Air Dam--A front spoiler intended to
divert air from traveling underneath the car. Air dams can improve
aerodynamics, reduce lift, and increase the airflow through the front
Antique--Technically, this refers to a
vehicle built in 1914 or earlier. A-Pillar--The support on either side
of a vehicle's windshield.
Berlinetta--Term invented by Enzo Ferrari to designate his
coupe designs. Applied more broadly to any make of sports coupes.
Bonnet--British term for hood. Boot--British term for trunk lid. Boxer--Also known as a flat engine. A
motor with opposed cylinder banks; the name boxer derives from the idea of
the pistons thrusting or boxing towards the opposing bank. Advantages to
the boxer design include low center of gravity, improved cooling, and low
height that makes the engine valuable for cars with a low profile. B-Pillar--Pillar running behind the
front window and the rear window, should the vehicle have one. Business Coupe--Two door coupe without
a rumble seat.
Cabriolet--A convertible with windows.
Cammer--An extremely high performance
engine built by Ford at its Dearborn engine plant in early 1964, the SOHC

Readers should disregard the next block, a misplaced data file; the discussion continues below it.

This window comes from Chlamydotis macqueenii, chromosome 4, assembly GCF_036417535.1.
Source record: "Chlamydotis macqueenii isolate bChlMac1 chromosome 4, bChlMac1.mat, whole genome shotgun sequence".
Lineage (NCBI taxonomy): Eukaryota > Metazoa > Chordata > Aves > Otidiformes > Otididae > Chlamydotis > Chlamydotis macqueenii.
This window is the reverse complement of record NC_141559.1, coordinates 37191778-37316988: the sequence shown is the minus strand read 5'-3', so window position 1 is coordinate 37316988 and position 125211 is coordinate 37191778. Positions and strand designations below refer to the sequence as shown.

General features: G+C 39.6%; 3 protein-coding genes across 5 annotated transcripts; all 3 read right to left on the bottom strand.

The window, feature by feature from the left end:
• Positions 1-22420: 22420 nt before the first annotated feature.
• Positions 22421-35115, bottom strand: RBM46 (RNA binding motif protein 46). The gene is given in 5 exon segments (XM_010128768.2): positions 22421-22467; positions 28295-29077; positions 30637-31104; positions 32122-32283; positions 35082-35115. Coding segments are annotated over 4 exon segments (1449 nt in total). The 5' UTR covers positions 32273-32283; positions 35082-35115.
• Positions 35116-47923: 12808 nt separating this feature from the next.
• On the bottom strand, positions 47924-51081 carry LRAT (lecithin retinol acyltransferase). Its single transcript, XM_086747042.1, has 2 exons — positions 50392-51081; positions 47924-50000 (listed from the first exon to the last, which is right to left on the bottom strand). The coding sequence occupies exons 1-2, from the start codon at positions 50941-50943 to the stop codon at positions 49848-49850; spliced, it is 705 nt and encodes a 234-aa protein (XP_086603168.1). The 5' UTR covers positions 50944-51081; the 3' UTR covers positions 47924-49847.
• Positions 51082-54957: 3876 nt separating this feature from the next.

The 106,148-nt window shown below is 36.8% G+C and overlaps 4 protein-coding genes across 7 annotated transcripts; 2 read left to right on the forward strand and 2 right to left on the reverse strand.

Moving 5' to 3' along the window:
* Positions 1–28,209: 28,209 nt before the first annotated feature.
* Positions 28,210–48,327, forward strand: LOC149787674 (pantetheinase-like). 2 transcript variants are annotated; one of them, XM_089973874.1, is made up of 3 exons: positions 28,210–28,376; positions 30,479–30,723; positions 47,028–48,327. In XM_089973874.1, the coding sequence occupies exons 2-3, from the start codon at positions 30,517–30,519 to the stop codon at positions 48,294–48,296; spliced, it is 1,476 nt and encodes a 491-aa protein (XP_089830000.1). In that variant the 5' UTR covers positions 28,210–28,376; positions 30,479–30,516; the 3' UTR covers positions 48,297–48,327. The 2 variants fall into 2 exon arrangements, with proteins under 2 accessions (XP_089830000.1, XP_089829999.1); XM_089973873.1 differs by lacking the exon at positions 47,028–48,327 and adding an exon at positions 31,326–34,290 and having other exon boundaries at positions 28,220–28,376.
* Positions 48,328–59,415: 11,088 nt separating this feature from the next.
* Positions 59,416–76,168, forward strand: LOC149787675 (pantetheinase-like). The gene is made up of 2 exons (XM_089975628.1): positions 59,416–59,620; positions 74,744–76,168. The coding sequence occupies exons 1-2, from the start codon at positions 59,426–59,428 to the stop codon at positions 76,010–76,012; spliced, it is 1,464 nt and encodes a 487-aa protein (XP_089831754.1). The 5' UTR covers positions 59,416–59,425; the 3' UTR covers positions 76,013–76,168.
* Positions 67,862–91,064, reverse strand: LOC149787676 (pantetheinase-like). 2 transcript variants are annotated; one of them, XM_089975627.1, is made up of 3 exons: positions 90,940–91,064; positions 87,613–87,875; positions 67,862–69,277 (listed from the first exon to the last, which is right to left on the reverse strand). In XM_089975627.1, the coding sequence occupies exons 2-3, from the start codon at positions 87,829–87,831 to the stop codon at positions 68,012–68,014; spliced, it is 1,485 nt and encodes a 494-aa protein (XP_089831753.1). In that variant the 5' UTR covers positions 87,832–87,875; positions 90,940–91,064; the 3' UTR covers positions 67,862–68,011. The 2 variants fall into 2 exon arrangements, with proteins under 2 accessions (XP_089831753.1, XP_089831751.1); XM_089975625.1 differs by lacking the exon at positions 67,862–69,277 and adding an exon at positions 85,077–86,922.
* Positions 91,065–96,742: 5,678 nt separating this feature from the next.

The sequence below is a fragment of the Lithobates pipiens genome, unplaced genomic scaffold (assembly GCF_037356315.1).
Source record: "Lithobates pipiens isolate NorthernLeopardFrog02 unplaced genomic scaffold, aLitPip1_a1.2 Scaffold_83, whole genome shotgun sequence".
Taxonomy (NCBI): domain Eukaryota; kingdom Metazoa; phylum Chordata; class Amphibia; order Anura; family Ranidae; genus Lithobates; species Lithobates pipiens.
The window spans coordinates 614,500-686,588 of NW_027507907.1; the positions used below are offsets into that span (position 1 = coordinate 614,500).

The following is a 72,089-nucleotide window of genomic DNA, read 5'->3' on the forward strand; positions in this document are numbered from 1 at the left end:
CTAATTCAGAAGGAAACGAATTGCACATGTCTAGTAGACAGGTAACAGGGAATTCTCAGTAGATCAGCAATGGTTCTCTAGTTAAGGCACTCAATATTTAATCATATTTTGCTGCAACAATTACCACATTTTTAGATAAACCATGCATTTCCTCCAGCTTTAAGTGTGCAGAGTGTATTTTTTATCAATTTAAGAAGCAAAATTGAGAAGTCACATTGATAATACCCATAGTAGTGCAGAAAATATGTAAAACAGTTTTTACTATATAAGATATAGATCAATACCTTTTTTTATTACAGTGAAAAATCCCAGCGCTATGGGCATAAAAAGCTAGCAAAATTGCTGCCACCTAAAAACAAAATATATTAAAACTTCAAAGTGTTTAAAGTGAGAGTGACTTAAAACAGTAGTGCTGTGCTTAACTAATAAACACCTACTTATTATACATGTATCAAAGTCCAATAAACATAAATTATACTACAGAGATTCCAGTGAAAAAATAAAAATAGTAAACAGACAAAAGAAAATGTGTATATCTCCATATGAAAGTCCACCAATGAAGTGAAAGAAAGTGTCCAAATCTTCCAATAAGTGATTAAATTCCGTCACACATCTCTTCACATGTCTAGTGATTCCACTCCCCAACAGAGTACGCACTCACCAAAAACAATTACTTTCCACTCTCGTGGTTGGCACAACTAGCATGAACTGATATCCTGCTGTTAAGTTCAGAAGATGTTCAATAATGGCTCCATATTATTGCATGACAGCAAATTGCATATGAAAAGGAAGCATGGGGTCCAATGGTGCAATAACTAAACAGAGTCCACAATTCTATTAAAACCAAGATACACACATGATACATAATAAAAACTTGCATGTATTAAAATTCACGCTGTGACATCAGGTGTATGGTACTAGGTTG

427 produced in the area of 700 horsepower in race tune. This hemi-head
engine was originally designed for NASCAR, but was deemed too exotic to be
sanctioned. While never appearing in a production vehicle, a number of
them found their way onto the drag strips. Don Prudhomme was the first
drag racer to break the 7 sec barrier in the quarter mile with this motor.Seven A/FX Mustangs were also built with the cammer engine.
Channeled--A vehicle that has had the body lowered relative to
the frame. Classic--There are two technical
definitions for this, in addition to the broader sense of any vehicle with
collector interest. A classic can refer to any car that is 25 years old or
older. It can also refer to a range of vehicles built mostly from 1925 to
1948. The non-technical use of the term would acknowledge that an Aston
Martin or Dodge Viper is a classic from the moment it is rolled out of the
factory. Concours--A car show of the very
finest vehicles, or a vehicle that is up to concours standards. Typically,
concours shows and levels of restoration center on such outstanding
marques as Bugatti, Talbot-Lago, Duesenberg, Delahaye, Isotta Fraschini,
etc. Coupe--Closed car with two doors, and
technically, less than 33 cubic feet of rear interior volume. Coupelet--Model T two seater